- Analyzing and refuting pseudoscience and the anti-science movement
- Documenting the full range of crank ideas
- Explorations of authoritarianism and fundamentalism
- Analysis and criticism of how these subjects are handled in the media
Although inviting readers to "register and engage in constructive dialogue", RationalWiki appears not to welcome essays critical of RationalWiki or of certain official narratives. For example, it is dismissive of the Journal of 9/11 Studies, terming it, as of 2017, it a "
peer- crank-reviewed, online, open source pseudojournal". Its 9/11 page, as of 2017, was organiased as a sequence of (sometimes frivolous) concerns about the 9-11 Official Narrative, and a matching 'rebuttal'. The page history revealed that all contrasting opinion was quickly reverted.
Trust in Authorities
As of August 2017, their article on 9/11 began with the claim that "On Tuesday, September 11, 2001, al-Qaeda (an Islamist terrorist organization led by Osama bin Laden) executed a plan in which a group of (in the end) 19 men, mostly from Saudi Arabia, hijacked four passenger airplanes in order to crash two into the NYC World Trade Center's twin towers, one into the Pentagon, and one into either the Capitol Building or the White House." Their source for this was the 9/11 Commission Report. Later in the article makes the unreferenced claim that "although it wasn't completely obvious to the untrained eye at the time, WTC 7 had been seriously compromised by a 20-story gash in one corner facing Ground Zero, and by the time the evacuation order was given was visibly sagging."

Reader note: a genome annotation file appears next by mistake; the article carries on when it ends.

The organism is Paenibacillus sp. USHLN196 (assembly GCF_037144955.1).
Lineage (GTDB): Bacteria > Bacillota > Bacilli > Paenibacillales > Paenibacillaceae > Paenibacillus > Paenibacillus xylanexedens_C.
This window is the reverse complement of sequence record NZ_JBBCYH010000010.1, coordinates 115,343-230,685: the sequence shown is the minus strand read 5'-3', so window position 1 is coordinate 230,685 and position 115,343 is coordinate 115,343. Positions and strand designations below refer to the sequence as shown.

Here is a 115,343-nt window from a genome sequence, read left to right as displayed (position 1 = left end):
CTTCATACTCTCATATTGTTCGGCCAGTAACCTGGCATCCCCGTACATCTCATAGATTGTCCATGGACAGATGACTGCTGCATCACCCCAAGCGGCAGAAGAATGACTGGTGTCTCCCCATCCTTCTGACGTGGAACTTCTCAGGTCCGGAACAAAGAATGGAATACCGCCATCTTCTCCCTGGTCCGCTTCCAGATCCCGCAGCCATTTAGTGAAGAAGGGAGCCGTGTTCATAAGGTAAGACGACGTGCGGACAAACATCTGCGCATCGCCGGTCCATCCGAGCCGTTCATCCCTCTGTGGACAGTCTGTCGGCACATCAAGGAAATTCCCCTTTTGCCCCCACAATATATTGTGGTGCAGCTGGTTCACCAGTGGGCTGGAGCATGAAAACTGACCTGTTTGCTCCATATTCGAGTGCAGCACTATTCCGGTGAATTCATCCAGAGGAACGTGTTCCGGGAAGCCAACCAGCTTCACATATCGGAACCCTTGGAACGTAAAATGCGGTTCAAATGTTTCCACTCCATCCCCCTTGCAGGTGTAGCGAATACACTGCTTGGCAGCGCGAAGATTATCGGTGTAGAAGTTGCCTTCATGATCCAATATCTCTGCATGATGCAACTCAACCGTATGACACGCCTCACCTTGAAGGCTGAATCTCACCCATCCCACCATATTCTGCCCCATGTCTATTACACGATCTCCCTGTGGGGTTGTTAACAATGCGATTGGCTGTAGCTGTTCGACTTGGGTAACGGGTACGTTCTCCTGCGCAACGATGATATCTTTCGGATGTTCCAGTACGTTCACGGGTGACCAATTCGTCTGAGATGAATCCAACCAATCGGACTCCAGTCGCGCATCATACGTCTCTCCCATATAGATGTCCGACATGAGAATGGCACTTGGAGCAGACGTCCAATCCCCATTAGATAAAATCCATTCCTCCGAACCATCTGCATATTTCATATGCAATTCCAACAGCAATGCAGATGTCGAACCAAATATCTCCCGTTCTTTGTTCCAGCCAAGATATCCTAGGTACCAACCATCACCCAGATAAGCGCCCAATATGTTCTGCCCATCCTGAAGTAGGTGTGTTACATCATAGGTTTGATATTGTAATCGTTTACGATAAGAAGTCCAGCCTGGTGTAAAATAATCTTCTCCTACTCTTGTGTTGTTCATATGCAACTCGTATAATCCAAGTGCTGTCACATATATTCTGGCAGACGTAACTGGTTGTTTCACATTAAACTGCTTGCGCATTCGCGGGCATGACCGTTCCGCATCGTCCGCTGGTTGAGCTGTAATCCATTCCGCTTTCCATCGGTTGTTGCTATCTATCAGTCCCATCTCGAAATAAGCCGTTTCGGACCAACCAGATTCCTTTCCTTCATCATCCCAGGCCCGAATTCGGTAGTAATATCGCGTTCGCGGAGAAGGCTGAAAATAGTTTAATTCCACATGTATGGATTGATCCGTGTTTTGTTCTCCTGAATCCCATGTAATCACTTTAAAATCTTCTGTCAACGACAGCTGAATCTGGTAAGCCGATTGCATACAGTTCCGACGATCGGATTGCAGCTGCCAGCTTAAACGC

- Keeler, Mary; Johnson, Josh; Majumdar, Arun. "Crowdsourced Knowledge: Peril and Promise for Complex Knowledge Systems" (PDF). p. 4. Retrieved 2015-01-17.
- "RationalWiki Main Page". RationalWiki. Retrieved March 20, 2015.